Comment Summary 30: The European Chemicals Agency (ECHA) list of Substances that are carcinogenic, mutagenic or toxic to reproduction (CMRs) refers to gas oils and kerosenes that have not been further refined or purified for use in products. According to the European Commission regulation, if these substances are purified, they are not classified as 1B CMRs.

Response 30: This condition is mentioned in Section 8.2 and a reference has been added to the ECHA 2012 report in Table C-1 and the Appendix C heading to note that these classifications are from ECHA 2012.

Risk management scope document/ risk management

Comment Summary 31: It will be difficult to track gas oils and kerosenes in surface water, wastewater and biosolids as these are UVCBs, therefore only individual components can be measured in these media.

Response 31: Noted. Information will be considered should concerns from substances in the Gas Oils and Kerosenes in Products Available to Consumers assessment be identified. If needed, stakeholders will be consulted in the development of any potential risk management measures.

Comment Summary 32: Granular Activated Carbon tertiary treatment would be effective for improving removal of gas oils and kerosenes in wastewater treatment systems.

Response 32: Noted. Information will be considered should concerns from substances in the Gas Oils and Kerosenes in Products Available to Consumers assessment be identified. If needed, stakeholders will be consulted in the development of any potential risk management measures.

Comment Summary 33: Several stakeholders in the pulp and paper sector reported they would not be directly implicated by the Risk Management (RM) Scope as the assessment applies only to facilities who are using gas oils and kerosenes as:

The stakeholders do not have information to prepare responses to the majority of the questions put forward to stakeholders in the Draft RM Scope.

Response 33: Noted.

Comment Summary 34: The risk assessment and RM Scope should apply only to the facilities implicated (for example, specific sub-sector) and not to the entire pulp and paper sector. As there is potential for a mill that is not currently using products with gas oils and kerosenes to switch to using such a product, the stakeholder recommends that ECCC consider using Significant New Activity provisions for new users in conjunction with an RM tool that applies only to existing users.

Response 34: The assessment has been revised to include only 26 industry-restricted gas oil and kerosenes. As a result, the conclusion in the assessment has changed: “It is therefore concluded that the 26 Industry-restricted Gas Oils and Kerosenes in this assessment do not meet any of the criteria set out in section 64 of CEPA.”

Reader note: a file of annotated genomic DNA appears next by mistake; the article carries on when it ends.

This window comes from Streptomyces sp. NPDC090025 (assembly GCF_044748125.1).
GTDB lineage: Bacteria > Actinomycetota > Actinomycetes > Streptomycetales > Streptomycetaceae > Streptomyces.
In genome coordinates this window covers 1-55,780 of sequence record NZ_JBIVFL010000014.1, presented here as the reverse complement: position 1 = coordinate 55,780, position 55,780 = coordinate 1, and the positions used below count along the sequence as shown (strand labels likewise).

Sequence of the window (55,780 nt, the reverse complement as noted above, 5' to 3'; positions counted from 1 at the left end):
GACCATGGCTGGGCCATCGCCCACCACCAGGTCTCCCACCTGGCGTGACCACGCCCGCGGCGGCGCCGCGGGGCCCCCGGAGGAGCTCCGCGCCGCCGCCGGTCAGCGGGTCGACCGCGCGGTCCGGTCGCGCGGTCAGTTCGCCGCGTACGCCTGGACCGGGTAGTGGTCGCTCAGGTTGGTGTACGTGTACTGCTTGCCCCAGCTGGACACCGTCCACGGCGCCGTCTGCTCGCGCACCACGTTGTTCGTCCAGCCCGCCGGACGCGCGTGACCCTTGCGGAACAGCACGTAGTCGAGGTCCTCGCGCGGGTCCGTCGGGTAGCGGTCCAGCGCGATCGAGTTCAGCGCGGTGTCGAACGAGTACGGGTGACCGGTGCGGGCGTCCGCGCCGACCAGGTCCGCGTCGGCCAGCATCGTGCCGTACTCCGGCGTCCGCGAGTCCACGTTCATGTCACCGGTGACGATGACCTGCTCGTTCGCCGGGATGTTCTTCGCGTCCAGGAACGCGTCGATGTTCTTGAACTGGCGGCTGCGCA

The information regarding 15 gas oils and kerosenes used in consumer products will be further considered in the assessment of Gas Oils and Kerosenes with Uses in Products Available to Consumers. Should concerns from substances in the Gas Oils and Kerosenes with Uses in Products Available to Consumers assessment be identified, stakeholders will be consulted in the development of any risk management measures.

Comment Summary 35: The industry stakeholder welcomes the efforts to better characterize the aromatics content of gas oils and kerosenes. They also welcome the exploration of alternative substances to gas oils and kerosenes in the pulp and paper manufacturing process.

Response 35: Noted.

Comment Summary 36: It is encouraging that the risk management activities are targeting key areas of concern, that is, potential releases from processing aids in the pulp and paper sector. Processes used in the auto industry would not result in discharges to surface water.

Response 36: Noted.

Comment Summary 37: The questions in the RM Scope document indicate that the government perceives many data gaps and may be using the public comment period as a de facto survey of stakeholders for missing information. The stakeholder feels this is inappropriate and that incomplete information will still be the result. A proper survey may be needed.

Response 37: The assessment now only contains industry-restricted gas oils and kerosenes, of which none were found to meet the definition of section 64 of CEPA in the Industry Restricted Gas Oils and Kerosenes assessment. A separate assessment for Gas Oils and Kerosenes with Uses in Products Available to Consumers will include information received from the public comment period of the Gas Oils and Kerosenes assessment, as well as any other new information on the substances assessed in the Gas Oils and Kerosenes in Products Available to Consumers assessment.

Consultations with stakeholders during the drafting of the assessment, as well as during the public consultation period have indicated that the impact of additional information beyond that already received, would likely be minimal.